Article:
RFID installations..

Just seeing what's hot and what's not these days.

Carry on.

Roger Boggs

--
WISPA Wireless List: wireless@wispa.org

Subscribe/Unsubscribe:
http://lists.wispa.org/mailman/listinfo/wireless

Archives: http://lists.wispa.org/pipermail/wireless/




--
WISPA Wireless List: wireless@wispa.org

Subscribe/Unsubscribe:
http://lists.wispa.org/mailman/listinfo/wireless

Archives: http://lists.wispa.org/pipermail/wireless/



--
WISPA Wireless List: wireless@wispa.org

Subscribe/Unsubscribe:
http://lists.wispa.org/mailman/listinfo/wireless

Archives: http://lists.wispa.org/pipermail/wireless/


Re: [WISPA] Mesh Equipment

2006-02-23 Thread Marlon K. Schafer (509) 982-2181



First off, don't. Mesh is all the rage 
today. Just like hotspots were a couple of years ago. Mesh and muni 
are often rolled out in the same sentence. Show me ONE that's working 
correctly past the 6 to 12 month stage..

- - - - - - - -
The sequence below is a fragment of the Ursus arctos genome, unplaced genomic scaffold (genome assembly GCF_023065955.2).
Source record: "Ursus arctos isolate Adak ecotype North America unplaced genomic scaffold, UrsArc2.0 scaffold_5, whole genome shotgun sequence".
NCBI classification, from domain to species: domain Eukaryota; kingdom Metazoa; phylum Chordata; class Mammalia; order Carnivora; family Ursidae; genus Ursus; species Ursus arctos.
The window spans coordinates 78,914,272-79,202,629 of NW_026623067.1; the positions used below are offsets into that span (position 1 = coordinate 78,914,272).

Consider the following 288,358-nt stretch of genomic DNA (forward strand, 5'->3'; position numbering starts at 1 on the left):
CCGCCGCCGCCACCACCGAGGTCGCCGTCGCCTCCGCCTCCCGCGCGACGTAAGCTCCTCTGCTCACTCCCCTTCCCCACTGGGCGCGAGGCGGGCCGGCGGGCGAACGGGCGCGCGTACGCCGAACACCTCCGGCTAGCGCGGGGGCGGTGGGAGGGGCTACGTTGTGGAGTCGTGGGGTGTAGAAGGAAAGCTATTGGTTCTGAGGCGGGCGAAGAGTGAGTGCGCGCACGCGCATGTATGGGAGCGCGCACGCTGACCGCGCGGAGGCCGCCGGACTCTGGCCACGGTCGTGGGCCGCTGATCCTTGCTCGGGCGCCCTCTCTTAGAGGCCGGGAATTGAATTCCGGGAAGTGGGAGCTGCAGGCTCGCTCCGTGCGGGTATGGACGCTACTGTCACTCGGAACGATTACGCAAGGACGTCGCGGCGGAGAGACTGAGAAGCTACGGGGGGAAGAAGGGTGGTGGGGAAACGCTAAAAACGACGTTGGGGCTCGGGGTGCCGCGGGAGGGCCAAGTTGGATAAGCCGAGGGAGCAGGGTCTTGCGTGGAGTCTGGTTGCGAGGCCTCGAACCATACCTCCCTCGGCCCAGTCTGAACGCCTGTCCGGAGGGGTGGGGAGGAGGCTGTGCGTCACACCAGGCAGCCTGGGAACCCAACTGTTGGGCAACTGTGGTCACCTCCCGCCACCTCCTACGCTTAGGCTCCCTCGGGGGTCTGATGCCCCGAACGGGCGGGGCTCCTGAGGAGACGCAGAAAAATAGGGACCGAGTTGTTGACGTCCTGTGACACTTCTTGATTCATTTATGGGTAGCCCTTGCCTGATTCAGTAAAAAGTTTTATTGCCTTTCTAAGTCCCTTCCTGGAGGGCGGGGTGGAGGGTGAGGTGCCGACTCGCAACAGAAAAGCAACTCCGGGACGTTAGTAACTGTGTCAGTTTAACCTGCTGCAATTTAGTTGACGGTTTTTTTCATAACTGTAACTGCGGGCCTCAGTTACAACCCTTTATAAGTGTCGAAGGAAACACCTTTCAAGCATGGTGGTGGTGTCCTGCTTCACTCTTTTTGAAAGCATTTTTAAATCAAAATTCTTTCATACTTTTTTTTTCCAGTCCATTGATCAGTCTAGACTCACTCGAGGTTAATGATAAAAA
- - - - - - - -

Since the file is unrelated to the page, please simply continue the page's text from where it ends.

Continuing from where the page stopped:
Having said that, you can still give them the same 
functionality. 

Use a dedicated backhaul system. Trango, 
Airaya, Canopy, Alvarion, pick your high end ptmp system. Use that to feed 
micro cell wifi deployments that are down at street level.

Same functionality, greater flexibility, MUCH 
better scalability and, I believe, much better stability.

That help?
Marlon(509) 
982-2181 
Equipment sales(408) 907-6910 
(Vonage) 
Consulting services42846865 
(icq) 
And I run my own wisp!64.146.146.12 (net meeting)www.odessaoffice.com/wirelesswww.odessaoffice.com/marlon/cam



  - Original Message - 
  From: 
  ISPlists 
  To: isp-wireless@isp-wireless.com 
  ; 'WISPA General 
  List' 
  Sent: Wednesday, February 22, 2006 2:32 
  PM
  Subject: [WISPA] Mesh Equipment
  
  Does anyone have a good recommendation on some 
  Mesh equipment. I have a small town that wants to provide Internet 
  access to the entire town and I'm thinking of using mesh technology. Any 
  ideas would be great.
  
  Thanks,
  Steve